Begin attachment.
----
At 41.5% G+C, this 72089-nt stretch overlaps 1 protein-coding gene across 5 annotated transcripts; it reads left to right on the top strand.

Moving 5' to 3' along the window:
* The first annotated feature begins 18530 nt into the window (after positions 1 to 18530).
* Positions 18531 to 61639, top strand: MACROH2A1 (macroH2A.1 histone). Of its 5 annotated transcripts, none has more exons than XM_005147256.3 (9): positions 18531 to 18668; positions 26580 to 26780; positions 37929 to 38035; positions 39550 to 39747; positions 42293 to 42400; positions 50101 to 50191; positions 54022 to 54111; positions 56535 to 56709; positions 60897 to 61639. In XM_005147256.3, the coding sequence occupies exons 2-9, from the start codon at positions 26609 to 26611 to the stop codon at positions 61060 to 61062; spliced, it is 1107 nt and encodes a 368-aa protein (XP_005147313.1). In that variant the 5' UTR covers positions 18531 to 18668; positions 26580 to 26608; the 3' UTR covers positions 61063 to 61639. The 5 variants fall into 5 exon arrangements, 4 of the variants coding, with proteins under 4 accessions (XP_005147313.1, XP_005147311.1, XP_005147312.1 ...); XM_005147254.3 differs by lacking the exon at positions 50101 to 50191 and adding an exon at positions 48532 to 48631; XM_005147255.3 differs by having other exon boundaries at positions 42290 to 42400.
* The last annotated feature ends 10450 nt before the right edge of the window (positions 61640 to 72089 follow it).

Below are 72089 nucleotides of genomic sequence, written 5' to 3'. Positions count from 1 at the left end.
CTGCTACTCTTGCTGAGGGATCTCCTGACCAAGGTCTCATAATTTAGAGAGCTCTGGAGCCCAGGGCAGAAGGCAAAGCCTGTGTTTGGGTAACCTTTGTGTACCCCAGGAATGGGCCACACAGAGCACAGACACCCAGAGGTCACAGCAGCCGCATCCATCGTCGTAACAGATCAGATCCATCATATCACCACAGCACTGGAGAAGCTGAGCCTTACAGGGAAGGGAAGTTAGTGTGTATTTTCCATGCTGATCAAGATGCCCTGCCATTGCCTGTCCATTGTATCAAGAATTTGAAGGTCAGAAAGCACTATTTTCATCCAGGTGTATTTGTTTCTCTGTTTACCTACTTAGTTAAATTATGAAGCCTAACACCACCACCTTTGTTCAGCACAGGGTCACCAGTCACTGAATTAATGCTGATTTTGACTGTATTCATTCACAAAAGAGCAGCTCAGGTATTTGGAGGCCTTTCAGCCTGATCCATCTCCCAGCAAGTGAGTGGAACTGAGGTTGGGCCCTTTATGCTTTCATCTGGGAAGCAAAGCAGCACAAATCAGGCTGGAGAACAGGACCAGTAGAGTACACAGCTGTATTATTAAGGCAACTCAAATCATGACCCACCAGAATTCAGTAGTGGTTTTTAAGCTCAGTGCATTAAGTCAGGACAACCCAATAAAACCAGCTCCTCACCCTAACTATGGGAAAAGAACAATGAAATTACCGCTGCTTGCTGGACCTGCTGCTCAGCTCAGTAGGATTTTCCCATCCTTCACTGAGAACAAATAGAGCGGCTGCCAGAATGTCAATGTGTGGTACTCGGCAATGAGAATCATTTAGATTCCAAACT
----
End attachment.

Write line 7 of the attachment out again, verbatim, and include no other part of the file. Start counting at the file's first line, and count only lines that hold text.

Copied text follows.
CTGCTACTCTTGCTGAGGGATCTCCTGACCAAGGTCTCATAATTTAGAGAGCTCTGGAGCCCAGGGCAGAAGGCAAAGCCTGTGTTTGGGTAACCTTTGTGTACCCCAGGAATGGGCCACACAGAGCACAGACACCCAGAGGTCACAGCAGCCGCATCCATCGTCGTAACAGATCAGATCCATCATATCACCACAGCACTGGAGAAGCTGAGCCTTACAGGGAAGGGAAGTTAGTGTGTATTTTCCATGCTGATCAAGATGCCCTGCCATTGCCTGTCCATTGTATCAAGAATTTGAAGGTCAGAAAGCACTATTTTCATCCAGGTGTATTTGTTTCTCTGTTTACCTACTTAGTTAAATTATGAAGCCTAACACCACCACCTTTGTTCAGCACAGGGTCACCAGTCACTGAATTAATGCTGATTTTGACTGTATTCATTCACAAAAGAGCAGCTCAGGTATTTGGAGGCCTTTCAGCCTGATCCATCTCCCAGCAAGTGAGTGGAACTGAGGTTGGGCCCTTTATGCTTTCATCTGGGAAGCAAAGCAGCACAAATCAGGCTGGAGAACAGGACCAGTAGAGTACACAGCTGTATTATTAAGGCAACTCAAATCATGACCCACCAGAATTCAGTAGTGGTTTTTAAGCTCAGTGCATTAAGTCAGGACAACCCAATAAAACCAGCTCCTCACCCTAACTATGGGAAAAGAACAATGAAATTACCGCTGCTTGCTGGACCTGCTGCTCAGCTCAGTAGGATTTTCCCATCCTTCACTGAGAACAAATAGAGCGGCTGCCAGAATGTCAATGTGTGGTACTCGGCAATGAGAATCATTTAGATTCCAAACT